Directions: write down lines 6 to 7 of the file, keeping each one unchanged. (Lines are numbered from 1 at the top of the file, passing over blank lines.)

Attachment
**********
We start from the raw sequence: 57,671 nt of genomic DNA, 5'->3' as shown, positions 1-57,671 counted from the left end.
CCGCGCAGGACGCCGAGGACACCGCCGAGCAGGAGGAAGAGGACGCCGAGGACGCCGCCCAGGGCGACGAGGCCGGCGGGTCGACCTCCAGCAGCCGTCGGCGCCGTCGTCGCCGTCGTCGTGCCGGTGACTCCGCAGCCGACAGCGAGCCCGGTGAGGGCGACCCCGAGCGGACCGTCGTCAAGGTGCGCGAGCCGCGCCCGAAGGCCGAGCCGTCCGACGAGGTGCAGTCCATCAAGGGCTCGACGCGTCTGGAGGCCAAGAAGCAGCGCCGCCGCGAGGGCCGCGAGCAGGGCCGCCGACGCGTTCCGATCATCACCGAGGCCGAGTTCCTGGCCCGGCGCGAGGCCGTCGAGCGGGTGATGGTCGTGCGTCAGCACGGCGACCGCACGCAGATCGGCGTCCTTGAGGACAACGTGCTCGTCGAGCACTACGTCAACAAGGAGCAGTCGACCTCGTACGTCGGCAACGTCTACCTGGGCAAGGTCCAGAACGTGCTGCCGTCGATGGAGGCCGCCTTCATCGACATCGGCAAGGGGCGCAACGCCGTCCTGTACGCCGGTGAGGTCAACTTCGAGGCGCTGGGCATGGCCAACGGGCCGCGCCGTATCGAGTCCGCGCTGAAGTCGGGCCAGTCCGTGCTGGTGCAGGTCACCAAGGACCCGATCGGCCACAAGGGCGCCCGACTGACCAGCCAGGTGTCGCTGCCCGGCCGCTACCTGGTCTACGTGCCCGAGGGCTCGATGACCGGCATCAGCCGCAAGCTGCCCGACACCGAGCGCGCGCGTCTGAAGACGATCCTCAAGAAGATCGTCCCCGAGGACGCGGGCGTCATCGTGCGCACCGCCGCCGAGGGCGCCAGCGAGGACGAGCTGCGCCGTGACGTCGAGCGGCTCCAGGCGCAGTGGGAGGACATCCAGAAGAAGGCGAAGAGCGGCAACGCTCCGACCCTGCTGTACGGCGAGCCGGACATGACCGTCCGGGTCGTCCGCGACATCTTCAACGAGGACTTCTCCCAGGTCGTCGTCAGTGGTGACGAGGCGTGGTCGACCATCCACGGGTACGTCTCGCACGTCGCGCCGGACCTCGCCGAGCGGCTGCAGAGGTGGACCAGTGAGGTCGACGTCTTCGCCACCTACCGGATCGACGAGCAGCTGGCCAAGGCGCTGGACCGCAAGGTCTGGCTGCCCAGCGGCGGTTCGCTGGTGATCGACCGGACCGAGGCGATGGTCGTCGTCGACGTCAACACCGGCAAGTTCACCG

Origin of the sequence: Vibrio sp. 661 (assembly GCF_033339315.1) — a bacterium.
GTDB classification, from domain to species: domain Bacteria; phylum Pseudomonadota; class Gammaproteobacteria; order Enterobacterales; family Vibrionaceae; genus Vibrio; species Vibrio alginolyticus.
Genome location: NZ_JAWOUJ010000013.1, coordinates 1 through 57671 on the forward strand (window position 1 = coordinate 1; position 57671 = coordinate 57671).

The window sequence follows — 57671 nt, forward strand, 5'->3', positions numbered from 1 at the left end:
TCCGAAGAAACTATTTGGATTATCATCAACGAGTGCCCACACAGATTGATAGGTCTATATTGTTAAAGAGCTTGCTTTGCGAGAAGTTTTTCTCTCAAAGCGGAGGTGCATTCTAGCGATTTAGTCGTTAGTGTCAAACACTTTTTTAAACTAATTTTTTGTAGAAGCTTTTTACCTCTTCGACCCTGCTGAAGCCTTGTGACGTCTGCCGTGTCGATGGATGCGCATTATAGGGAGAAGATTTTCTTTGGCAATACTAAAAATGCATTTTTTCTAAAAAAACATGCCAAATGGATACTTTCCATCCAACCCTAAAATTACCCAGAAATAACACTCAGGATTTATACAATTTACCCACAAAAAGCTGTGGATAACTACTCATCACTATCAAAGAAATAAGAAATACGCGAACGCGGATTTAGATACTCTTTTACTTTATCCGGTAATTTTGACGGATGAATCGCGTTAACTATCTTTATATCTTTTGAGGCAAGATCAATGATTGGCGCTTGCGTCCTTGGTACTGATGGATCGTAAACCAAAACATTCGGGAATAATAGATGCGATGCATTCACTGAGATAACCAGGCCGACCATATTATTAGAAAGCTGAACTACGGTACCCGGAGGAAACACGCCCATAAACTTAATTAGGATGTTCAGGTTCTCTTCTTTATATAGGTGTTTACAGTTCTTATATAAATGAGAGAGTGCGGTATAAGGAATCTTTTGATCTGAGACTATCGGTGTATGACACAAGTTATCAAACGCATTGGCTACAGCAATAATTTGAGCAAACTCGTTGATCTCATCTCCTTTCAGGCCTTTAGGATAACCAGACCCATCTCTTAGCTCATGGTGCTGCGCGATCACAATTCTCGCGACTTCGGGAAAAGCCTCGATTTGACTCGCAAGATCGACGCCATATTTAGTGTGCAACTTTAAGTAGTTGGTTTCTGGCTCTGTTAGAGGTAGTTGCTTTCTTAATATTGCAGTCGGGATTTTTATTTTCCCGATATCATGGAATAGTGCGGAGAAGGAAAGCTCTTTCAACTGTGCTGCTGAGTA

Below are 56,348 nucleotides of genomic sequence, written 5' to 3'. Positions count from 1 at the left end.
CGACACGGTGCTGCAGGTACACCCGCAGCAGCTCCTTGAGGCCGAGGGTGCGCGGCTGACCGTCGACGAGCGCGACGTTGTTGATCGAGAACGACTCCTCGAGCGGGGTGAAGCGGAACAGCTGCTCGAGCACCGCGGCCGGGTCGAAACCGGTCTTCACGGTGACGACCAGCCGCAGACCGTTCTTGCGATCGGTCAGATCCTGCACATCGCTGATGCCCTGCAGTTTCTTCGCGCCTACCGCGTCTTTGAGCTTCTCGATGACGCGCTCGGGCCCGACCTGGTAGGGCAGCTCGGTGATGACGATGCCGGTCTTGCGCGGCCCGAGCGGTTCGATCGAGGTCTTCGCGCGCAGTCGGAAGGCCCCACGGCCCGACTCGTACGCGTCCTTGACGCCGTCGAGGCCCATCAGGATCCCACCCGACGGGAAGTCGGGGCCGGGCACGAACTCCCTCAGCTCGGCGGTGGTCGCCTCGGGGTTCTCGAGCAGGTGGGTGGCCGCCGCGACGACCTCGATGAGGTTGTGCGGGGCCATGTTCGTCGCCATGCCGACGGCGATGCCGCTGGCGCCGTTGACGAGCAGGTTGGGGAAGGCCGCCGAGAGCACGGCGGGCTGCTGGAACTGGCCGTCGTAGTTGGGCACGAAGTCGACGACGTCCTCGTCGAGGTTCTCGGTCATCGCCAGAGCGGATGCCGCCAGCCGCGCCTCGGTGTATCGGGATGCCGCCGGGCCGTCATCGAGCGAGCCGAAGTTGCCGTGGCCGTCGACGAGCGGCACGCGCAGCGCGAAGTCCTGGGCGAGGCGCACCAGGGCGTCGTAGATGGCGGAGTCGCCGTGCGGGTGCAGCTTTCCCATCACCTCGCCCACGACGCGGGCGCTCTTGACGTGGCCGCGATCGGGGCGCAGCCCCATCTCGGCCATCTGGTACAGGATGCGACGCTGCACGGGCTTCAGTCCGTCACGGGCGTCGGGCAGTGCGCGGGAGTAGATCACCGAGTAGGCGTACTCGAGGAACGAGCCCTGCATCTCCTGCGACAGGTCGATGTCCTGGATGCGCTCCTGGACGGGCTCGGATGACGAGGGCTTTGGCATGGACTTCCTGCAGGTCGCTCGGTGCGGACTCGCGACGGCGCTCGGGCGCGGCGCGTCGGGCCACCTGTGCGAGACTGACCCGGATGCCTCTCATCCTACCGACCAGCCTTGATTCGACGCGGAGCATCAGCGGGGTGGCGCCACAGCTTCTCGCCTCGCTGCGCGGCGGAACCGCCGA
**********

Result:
The window sequence follows — 57671 nt, forward strand, 5'->3', positions numbered from 1 at the left end:
TCCGAAGAAACTATTTGGATTATCATCAACGAGTGCCCACACAGATTGATAGGTCTATATTGTTAAAGAGCTTGCTTTGCGAGAAGTTTTTCTCTCAAAGCGGAGGTGCATTCTAGCGATTTAGTCGTTAGTGTCAAACACTTTTTTAAACTAATTTTTTGTAGAAGCTTTTTACCTCTTCGACCCTGCTGAAGCCTTGTGACGTCTGCCGTGTCGATGGATGCGCATTATAGGGAGAAGATTTTCTTTGGCAATACTAAAAATGCATTTTTTCTAAAAAAACATGCCAAATGGATACTTTCCATCCAACCCTAAAATTACCCAGAAATAACACTCAGGATTTATACAATTTACCCACAAAAAGCTGTGGATAACTACTCATCACTATCAAAGAAATAAGAAATACGCGAACGCGGATTTAGATACTCTTTTACTTTATCCGGTAATTTTGACGGATGAATCGCGTTAACTATCTTTATATCTTTTGAGGCAAGATCAATGATTGGCGCTTGCGTCCTTGGTACTGATGGATCGTAAACCAAAACATTCGGGAATAATAGATGCGATGCATTCACTGAGATAACCAGGCCGACCATATTATTAGAAAGCTGAACTACGGTACCCGGAGGAAACACGCCCATAAACTTAATTAGGATGTTCAGGTTCTCTTCTTTATATAGGTGTTTACAGTTCTTATATAAATGAGAGAGTGCGGTATAAGGAATCTTTTGATCTGAGACTATCGGTGTATGACACAAGTTATCAAACGCATTGGCTACAGCAATAATTTGAGCAAACTCGTTGATCTCATCTCCTTTCAGGCCTTTAGGATAACCAGACCCATCTCTTAGCTCATGGTGCTGCGCGATCACAATTCTCGCGACTTCGGGAAAAGCCTCGATTTGACTCGCAAGATCGACGCCATATTTAGTGTGCAACTTTAAGTAGTTGGTTTCTGGCTCTGTTAGAGGTAGTTGCTTTCTTAATATTGCAGTCGGGATTTTTATTTTCCCGATATCATGGAATAGTGCGGAGAAGGAAAGCTCTTTCAACTGTGCTGCTGAGTA